Low-income workers and their families do not earn enough to live in even the least expensive metropolitan American communities, according to a new analysis of families’ living costs published Wednesday.
The analysis, released by the left-leaning Economic Policy Institute, is an annual update of the think tank’s Family Budget Calculator that reflects new 2014 data. The Family Budget Calculator is a formula designed to determine the income “required for families to attain a secure yet modest standard of living” in 618 different communities across the country that the U.S. Census Bureau defines as metropolitan areas. The formula uses data collected by the government and some nonprofit groups to measure costs of housing, food, child care, transportation, health care, “other necessities” like clothing, and taxes for families of 10 different compositions in these specific locales. - Huffington Post



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Tuesday, November 29, 2011

Realtors moving from home sales to rental property management

As we enter into the 4th year of the bursting of the housing bubble, a change in the paradigm of property management is being forged as Americans move away from home ownership and back to renting.

Just as the U.S. housing boom gave birth to such homebuyer websites as Zillow Inc. and Redfin Corp., services for rental properties are thriving following a surge in foreclosures and stiffening of mortgage standards. Membership in the National Association of Residential Property Managers has almost doubled in five years to a record 3,400 members, according to the Chesapeake, Virginia-based trade group.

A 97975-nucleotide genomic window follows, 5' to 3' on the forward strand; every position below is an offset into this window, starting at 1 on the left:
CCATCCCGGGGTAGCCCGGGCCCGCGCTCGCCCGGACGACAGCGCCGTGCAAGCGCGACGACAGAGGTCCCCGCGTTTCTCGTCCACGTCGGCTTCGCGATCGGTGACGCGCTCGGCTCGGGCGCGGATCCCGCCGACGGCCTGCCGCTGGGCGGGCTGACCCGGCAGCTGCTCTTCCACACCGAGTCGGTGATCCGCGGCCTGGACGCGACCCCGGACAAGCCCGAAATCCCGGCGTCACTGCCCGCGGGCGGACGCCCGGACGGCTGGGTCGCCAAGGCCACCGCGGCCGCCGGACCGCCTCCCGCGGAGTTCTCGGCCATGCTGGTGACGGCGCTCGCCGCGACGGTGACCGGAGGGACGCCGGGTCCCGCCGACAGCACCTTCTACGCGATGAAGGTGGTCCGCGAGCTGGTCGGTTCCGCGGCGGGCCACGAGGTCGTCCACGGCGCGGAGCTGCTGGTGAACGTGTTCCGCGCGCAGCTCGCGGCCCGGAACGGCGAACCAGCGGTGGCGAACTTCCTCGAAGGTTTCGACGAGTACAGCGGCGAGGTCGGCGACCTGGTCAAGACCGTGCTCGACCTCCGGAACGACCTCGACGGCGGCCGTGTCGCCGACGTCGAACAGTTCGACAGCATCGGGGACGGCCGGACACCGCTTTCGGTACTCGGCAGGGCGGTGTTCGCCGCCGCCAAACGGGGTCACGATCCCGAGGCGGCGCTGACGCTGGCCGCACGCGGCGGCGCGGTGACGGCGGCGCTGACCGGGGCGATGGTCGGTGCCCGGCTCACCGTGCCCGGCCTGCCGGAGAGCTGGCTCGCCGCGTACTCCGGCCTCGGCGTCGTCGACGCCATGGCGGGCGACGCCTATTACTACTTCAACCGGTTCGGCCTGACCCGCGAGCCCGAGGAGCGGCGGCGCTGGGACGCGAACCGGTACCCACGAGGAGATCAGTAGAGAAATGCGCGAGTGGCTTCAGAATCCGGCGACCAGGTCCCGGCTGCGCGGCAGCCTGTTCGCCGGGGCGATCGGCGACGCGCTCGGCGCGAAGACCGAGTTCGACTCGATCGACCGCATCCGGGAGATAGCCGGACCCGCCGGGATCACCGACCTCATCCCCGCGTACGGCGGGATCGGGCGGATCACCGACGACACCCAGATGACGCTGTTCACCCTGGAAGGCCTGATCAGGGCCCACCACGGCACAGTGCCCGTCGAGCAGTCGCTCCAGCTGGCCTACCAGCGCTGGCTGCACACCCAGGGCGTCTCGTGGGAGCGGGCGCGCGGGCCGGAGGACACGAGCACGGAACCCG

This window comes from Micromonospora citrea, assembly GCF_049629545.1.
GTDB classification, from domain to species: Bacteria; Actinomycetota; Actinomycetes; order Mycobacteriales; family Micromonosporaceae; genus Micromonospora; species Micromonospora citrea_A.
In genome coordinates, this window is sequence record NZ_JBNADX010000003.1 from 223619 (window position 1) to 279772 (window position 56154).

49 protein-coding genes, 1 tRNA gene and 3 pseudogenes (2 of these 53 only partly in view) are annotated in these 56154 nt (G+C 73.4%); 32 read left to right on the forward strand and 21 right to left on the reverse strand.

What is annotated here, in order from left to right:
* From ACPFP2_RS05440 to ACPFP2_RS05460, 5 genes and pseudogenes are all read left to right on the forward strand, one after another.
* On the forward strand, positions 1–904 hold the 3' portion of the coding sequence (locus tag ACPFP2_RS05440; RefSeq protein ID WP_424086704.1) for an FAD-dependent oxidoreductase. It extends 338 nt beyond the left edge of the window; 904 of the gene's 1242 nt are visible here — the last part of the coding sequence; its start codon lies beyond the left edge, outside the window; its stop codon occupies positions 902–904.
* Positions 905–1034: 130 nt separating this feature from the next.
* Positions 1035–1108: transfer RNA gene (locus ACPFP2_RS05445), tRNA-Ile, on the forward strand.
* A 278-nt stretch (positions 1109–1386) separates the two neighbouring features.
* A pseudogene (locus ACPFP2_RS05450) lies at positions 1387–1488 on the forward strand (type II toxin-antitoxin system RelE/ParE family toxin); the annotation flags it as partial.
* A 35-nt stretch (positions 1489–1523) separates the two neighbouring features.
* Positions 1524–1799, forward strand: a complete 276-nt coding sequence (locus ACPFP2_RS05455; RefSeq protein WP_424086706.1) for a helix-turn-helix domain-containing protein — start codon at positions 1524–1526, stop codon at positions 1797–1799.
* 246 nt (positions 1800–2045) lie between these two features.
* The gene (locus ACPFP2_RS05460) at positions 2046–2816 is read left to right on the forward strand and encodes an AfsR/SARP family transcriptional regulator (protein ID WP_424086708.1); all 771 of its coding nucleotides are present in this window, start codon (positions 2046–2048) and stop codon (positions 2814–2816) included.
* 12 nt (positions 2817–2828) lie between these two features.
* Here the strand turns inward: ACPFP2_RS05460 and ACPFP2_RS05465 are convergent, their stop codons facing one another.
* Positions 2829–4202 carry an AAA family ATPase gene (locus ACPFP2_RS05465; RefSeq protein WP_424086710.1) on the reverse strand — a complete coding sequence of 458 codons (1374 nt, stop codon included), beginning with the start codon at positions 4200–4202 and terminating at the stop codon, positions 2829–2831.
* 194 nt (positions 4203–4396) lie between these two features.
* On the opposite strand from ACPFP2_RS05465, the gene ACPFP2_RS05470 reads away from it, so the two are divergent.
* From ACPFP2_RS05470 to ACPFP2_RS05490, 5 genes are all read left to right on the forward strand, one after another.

“We are riding this sea change in how housing is changing in the U.S.,” said Reggie Brown, chief executive officer of All Property Management LLC, a Seattle-based Web service that sells property managers leads on homeowners who want to lease out their properties. “The only growth is rentals.”
Renter household formation surpassed new owner-occupied homes in 2007 for the first time since 1985 and has held the lead since, according to U.S. Census Bureau data. An average of 718,500 renter households a year were formed from 2007 to 2010, while owner-occupied households decreased at an average annual rate of 147,250 during the same period.  - Bloomberg

More than anything, this trend proves the failure of a government policy which attempted to open up home ownership to a sector of Americans who could not afford to buy, and by doing so, created a housing bubble and credit crisis that may take a decade or more to sort out.  The good side of all of this, is there are millions of new homes, some which are in the McMansion categories, that are available all around the country for a relatively decent lease rate.